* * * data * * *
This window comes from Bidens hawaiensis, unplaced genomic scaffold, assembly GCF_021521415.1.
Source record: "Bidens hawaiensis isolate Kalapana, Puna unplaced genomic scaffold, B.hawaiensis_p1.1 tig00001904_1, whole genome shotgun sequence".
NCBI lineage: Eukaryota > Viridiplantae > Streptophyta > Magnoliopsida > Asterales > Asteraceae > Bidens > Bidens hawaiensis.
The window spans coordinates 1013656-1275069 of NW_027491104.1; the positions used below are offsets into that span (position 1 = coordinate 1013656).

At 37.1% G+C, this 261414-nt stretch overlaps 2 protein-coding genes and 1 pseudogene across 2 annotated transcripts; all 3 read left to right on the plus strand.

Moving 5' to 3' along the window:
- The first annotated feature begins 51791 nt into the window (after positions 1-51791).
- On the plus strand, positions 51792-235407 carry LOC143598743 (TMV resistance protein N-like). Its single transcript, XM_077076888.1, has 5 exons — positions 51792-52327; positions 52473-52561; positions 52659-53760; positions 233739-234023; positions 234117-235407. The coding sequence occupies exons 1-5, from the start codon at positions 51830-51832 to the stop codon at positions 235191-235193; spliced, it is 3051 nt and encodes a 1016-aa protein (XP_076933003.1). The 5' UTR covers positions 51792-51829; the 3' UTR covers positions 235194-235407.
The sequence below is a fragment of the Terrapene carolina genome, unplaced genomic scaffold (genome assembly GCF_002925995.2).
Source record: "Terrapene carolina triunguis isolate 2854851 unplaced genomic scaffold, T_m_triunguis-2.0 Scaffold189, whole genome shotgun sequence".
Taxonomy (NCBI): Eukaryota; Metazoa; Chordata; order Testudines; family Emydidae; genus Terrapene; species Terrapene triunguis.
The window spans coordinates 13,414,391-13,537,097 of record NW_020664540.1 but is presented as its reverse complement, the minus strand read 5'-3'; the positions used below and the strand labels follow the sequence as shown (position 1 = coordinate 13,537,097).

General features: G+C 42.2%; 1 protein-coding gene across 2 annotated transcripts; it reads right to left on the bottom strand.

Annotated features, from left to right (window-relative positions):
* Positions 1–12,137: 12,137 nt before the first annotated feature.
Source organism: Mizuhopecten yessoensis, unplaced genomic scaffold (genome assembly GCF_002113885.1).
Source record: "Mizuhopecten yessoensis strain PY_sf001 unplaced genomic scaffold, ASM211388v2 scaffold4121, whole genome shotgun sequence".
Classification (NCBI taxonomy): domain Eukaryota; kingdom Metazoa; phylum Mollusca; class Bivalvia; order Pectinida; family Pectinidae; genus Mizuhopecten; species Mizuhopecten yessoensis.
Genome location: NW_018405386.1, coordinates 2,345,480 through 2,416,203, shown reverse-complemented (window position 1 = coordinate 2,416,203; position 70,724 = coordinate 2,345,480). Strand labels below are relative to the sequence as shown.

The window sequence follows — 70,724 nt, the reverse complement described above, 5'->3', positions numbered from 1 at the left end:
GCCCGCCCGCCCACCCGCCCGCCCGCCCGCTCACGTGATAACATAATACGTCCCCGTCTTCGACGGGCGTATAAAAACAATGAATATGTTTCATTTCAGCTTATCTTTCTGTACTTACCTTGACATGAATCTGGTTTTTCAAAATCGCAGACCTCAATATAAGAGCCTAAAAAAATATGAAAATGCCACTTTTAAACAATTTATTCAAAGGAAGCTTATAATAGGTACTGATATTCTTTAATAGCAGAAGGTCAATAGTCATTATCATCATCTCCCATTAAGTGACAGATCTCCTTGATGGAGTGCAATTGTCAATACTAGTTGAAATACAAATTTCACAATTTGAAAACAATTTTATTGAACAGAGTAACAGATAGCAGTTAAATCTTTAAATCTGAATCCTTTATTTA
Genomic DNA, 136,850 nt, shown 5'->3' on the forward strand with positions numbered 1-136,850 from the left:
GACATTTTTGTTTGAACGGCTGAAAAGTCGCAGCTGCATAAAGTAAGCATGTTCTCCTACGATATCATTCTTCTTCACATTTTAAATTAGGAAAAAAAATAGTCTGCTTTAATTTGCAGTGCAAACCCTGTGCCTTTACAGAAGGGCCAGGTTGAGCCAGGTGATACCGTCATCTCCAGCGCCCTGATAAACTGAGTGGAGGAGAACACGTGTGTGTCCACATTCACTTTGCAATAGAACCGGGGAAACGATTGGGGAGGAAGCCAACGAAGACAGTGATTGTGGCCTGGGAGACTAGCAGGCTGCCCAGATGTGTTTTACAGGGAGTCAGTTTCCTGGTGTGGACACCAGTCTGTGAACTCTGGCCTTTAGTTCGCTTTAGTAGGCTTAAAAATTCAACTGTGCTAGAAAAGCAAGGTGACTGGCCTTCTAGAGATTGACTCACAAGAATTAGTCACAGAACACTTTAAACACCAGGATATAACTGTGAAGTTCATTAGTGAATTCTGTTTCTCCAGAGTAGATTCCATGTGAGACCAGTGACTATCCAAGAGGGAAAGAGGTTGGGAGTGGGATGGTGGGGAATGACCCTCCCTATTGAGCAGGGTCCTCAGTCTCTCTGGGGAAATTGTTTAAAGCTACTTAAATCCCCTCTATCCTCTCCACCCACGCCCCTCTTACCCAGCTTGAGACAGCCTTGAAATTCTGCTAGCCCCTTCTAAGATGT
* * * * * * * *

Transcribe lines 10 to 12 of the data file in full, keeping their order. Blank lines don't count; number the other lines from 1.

Source record: "Terrapene carolina triunguis isolate 2854851 unplaced genomic scaffold, T_m_triunguis-2.0 Scaffold189, whole genome shotgun sequence".
Taxonomy (NCBI): Eukaryota; Metazoa; Chordata; order Testudines; family Emydidae; genus Terrapene; species Terrapene triunguis.
The window spans coordinates 13,414,391-13,537,097 of record NW_020664540.1 but is presented as its reverse complement, the minus strand read 5'-3'; the positions used below and the strand labels follow the sequence as shown (position 1 = coordinate 13,537,097).